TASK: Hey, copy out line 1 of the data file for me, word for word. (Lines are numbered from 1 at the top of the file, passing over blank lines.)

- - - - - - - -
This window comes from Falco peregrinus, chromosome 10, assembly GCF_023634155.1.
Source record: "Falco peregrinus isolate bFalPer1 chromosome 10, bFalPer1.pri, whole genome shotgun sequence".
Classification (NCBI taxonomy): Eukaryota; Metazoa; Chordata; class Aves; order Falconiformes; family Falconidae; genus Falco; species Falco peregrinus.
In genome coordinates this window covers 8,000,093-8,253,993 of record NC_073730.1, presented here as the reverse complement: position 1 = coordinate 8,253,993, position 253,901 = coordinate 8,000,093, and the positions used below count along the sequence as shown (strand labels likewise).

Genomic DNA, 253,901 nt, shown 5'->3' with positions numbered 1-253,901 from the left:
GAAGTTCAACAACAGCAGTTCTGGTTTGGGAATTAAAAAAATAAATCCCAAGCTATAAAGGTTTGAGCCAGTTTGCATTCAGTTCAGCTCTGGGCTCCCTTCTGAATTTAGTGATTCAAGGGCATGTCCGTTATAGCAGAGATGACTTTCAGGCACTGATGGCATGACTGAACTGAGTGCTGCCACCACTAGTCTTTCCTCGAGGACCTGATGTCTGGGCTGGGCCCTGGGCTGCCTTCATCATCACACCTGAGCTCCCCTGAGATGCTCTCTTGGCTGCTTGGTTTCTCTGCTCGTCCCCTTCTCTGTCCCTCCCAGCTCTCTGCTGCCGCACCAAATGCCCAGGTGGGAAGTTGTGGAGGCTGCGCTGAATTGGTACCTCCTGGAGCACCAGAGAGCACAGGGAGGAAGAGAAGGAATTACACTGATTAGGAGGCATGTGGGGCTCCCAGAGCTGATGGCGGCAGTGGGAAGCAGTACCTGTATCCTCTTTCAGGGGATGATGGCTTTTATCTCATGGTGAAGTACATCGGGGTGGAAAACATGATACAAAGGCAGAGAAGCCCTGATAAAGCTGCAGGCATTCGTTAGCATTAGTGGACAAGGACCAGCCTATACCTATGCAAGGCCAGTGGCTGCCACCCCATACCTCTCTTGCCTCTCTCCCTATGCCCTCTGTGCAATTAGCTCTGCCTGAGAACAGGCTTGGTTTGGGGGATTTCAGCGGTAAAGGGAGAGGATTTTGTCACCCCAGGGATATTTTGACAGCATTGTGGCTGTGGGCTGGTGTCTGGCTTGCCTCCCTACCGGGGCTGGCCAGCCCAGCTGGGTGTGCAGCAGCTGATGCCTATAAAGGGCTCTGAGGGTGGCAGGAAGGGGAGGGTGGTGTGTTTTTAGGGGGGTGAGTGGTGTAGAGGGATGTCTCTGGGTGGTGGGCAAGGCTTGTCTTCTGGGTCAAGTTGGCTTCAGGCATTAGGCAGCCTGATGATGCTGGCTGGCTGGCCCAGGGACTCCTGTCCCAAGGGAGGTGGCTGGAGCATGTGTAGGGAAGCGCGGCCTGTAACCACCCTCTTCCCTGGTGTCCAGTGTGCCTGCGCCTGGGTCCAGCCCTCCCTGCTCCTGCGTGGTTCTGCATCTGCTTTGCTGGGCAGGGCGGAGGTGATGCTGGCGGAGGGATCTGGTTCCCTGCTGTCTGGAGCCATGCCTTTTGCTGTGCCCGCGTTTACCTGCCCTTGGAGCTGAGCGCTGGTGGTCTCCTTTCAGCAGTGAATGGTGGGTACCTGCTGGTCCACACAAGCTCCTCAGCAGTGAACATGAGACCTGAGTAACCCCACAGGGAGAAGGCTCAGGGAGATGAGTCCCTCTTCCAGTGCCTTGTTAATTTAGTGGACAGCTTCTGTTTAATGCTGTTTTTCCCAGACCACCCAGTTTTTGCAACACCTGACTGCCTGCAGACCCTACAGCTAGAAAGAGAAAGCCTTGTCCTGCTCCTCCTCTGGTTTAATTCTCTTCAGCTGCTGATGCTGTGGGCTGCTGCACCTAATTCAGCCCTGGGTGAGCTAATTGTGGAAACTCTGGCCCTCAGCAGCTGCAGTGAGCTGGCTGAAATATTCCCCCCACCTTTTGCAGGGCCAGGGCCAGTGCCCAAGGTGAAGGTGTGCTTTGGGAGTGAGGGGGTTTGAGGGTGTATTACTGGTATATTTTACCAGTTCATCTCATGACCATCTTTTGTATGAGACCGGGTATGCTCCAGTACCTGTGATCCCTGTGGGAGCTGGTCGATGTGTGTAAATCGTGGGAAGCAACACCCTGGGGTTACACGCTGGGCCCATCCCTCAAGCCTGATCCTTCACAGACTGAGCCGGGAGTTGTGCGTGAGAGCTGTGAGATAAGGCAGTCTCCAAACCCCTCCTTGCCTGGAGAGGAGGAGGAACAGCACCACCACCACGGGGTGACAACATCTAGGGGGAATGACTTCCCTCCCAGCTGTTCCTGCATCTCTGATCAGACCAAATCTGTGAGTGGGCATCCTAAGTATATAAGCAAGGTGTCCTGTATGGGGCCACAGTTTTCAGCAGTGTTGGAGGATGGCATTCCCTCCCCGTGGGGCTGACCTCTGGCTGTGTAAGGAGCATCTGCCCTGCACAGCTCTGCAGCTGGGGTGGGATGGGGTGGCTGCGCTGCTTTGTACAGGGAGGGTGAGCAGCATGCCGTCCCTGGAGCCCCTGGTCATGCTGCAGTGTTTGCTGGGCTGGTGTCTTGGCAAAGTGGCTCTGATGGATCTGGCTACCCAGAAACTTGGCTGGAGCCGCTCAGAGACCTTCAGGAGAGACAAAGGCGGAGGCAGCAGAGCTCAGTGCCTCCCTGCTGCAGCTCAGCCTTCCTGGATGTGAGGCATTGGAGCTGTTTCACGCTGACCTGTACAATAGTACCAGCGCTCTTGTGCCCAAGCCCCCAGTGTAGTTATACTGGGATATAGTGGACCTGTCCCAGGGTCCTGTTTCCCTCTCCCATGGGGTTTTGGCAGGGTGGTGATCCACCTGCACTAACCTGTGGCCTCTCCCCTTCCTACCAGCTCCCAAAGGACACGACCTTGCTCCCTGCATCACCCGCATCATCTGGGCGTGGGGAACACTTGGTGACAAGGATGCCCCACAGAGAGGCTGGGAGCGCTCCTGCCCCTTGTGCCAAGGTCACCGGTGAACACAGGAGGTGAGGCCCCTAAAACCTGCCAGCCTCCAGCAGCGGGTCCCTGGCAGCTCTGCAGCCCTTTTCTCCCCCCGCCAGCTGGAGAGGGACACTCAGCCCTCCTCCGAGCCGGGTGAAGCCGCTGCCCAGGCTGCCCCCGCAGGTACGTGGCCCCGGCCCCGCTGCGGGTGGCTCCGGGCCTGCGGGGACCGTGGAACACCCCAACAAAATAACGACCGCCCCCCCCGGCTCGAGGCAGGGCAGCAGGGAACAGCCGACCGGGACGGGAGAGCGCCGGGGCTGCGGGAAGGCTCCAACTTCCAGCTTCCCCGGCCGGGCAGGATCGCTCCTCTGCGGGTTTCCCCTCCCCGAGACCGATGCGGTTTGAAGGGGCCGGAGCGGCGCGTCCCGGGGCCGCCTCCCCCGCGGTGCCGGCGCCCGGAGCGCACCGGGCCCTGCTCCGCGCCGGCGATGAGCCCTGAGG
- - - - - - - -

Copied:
This window comes from Falco peregrinus, chromosome 10, assembly GCF_023634155.1.